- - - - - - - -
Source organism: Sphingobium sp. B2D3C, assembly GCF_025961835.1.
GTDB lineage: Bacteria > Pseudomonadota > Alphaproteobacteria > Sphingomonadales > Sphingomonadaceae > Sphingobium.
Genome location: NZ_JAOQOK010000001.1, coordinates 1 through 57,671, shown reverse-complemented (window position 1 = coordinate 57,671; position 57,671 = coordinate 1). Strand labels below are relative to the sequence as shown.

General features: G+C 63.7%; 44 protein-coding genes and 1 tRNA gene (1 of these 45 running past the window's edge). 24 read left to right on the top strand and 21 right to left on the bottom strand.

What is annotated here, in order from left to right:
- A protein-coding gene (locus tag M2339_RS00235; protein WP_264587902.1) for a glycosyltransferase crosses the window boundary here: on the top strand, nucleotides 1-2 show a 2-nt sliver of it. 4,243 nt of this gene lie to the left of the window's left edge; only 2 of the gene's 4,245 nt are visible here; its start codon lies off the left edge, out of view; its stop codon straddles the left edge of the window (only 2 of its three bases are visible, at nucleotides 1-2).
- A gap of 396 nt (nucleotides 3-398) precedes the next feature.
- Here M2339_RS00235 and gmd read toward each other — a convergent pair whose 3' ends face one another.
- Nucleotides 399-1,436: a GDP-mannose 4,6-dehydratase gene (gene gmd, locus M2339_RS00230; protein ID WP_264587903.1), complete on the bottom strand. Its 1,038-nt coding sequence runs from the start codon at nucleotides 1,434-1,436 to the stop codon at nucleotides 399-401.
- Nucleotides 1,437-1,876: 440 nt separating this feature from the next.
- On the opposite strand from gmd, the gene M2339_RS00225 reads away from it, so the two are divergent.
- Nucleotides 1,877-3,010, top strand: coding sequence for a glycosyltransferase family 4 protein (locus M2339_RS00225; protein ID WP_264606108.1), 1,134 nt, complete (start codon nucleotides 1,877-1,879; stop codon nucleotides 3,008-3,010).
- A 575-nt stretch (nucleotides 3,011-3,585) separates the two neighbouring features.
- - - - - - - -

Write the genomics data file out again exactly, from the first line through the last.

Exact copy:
Source organism: Sphingobium sp. B2D3C, assembly GCF_025961835.1.
GTDB lineage: Bacteria > Pseudomonadota > Alphaproteobacteria > Sphingomonadales > Sphingomonadaceae > Sphingobium.
Genome location: NZ_JAOQOK010000001.1, coordinates 1 through 57,671, shown reverse-complemented (window position 1 = coordinate 57,671; position 57,671 = coordinate 1). Strand labels below are relative to the sequence as shown.

General features: G+C 63.7%; 44 protein-coding genes and 1 tRNA gene (1 of these 45 running past the window's edge). 24 read left to right on the top strand and 21 right to left on the bottom strand.

What is annotated here, in order from left to right:
- A protein-coding gene (locus tag M2339_RS00235; protein WP_264587902.1) for a glycosyltransferase crosses the window boundary here: on the top strand, nucleotides 1-2 show a 2-nt sliver of it. 4,243 nt of this gene lie to the left of the window's left edge; only 2 of the gene's 4,245 nt are visible here; its start codon lies off the left edge, out of view; its stop codon straddles the left edge of the window (only 2 of its three bases are visible, at nucleotides 1-2).
- A gap of 396 nt (nucleotides 3-398) precedes the next feature.
- Here M2339_RS00235 and gmd read toward each other — a convergent pair whose 3' ends face one another.
- Nucleotides 399-1,436: a GDP-mannose 4,6-dehydratase gene (gene gmd, locus M2339_RS00230; protein ID WP_264587903.1), complete on the bottom strand. Its 1,038-nt coding sequence runs from the start codon at nucleotides 1,434-1,436 to the stop codon at nucleotides 399-401.
- Nucleotides 1,437-1,876: 440 nt separating this feature from the next.
- On the opposite strand from gmd, the gene M2339_RS00225 reads away from it, so the two are divergent.
- Nucleotides 1,877-3,010, top strand: coding sequence for a glycosyltransferase family 4 protein (locus M2339_RS00225; protein ID WP_264606108.1), 1,134 nt, complete (start codon nucleotides 1,877-1,879; stop codon nucleotides 3,008-3,010).
- A 575-nt stretch (nucleotides 3,011-3,585) separates the two neighbouring features.